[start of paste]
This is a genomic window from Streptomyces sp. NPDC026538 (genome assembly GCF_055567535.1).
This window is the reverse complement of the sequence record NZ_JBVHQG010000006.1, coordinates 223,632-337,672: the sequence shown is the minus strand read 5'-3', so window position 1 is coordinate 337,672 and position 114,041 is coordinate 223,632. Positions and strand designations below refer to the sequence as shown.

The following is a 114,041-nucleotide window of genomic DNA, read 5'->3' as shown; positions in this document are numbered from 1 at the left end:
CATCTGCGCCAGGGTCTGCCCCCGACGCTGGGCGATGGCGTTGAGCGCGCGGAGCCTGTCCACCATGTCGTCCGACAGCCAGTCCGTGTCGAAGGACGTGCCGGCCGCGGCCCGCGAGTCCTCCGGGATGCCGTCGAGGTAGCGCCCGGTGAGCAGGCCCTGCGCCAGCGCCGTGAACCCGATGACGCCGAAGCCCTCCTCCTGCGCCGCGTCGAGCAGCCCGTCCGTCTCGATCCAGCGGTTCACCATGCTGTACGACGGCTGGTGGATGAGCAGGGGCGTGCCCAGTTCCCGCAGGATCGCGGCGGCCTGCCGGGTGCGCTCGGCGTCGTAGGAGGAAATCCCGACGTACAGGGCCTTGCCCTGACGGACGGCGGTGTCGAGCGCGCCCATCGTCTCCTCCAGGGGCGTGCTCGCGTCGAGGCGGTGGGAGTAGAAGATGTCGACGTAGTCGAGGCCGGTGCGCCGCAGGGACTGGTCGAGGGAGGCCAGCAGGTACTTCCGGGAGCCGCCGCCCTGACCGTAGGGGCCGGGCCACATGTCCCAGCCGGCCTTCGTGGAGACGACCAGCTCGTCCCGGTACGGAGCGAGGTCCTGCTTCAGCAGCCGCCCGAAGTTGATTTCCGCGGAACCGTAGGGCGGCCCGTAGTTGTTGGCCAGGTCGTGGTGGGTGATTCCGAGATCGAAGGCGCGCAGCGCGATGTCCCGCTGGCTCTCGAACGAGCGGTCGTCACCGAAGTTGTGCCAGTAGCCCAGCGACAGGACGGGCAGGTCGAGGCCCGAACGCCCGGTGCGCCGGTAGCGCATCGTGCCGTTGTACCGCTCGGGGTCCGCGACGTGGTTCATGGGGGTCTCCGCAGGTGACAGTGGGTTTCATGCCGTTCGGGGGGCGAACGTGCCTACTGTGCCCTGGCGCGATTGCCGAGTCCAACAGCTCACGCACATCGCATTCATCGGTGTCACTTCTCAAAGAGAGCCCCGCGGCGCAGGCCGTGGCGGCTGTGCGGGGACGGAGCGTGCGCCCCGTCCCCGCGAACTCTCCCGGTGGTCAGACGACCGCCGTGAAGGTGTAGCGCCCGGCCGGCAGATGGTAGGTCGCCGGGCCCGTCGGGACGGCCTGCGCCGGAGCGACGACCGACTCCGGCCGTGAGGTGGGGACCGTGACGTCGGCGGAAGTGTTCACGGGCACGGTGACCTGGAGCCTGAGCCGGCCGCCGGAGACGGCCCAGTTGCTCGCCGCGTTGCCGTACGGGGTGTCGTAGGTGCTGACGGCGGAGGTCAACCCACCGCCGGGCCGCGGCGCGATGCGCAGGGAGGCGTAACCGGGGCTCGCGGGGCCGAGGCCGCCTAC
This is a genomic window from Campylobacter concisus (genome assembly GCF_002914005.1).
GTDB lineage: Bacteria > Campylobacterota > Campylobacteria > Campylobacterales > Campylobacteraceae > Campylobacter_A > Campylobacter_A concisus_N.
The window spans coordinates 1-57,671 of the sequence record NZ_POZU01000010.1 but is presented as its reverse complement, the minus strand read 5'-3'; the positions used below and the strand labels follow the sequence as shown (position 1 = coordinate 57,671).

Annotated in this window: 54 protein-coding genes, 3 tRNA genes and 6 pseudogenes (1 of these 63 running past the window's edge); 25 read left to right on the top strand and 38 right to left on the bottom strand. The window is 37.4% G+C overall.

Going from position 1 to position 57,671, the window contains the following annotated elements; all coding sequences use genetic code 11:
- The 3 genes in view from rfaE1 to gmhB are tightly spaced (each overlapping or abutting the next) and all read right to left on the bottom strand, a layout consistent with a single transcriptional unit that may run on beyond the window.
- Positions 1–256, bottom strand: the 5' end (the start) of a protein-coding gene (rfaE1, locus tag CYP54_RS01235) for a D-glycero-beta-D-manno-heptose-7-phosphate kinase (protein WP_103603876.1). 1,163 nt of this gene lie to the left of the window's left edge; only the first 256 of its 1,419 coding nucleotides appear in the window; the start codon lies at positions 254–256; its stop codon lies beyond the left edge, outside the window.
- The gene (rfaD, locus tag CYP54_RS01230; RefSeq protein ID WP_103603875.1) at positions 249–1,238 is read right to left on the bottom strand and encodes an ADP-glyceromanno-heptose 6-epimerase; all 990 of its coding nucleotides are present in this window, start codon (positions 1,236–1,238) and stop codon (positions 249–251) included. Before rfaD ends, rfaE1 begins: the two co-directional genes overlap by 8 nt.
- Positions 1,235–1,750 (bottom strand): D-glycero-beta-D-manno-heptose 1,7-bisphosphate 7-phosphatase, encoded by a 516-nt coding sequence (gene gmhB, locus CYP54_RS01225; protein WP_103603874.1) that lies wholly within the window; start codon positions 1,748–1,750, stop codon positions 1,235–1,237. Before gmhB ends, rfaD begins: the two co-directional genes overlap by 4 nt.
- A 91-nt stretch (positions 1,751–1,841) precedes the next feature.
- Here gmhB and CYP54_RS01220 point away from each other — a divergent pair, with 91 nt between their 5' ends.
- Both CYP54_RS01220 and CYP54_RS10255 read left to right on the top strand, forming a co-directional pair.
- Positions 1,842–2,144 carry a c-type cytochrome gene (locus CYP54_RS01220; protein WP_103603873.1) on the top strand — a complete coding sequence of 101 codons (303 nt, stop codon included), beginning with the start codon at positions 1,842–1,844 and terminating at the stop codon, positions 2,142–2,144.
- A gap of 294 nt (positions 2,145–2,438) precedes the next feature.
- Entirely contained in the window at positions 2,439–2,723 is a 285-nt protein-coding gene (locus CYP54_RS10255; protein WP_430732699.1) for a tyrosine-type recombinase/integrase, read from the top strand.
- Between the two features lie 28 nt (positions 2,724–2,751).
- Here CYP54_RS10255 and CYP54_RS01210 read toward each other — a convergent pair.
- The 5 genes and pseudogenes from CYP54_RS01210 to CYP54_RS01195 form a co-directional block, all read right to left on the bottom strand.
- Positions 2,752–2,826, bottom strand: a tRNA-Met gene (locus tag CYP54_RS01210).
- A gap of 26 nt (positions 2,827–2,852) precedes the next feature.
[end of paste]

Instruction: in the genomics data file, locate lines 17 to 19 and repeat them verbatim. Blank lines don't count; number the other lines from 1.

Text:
- Positions 1,842–2,144 carry a c-type cytochrome gene (locus CYP54_RS01220; protein WP_103603873.1) on the top strand — a complete coding sequence of 101 codons (303 nt, stop codon included), beginning with the start codon at positions 1,842–1,844 and terminating at the stop codon, positions 2,142–2,144.
- A gap of 294 nt (positions 2,145–2,438) precedes the next feature.
- Entirely contained in the window at positions 2,439–2,723 is a 285-nt protein-coding gene (locus CYP54_RS10255; protein WP_430732699.1) for a tyrosine-type recombinase/integrase, read from the top strand.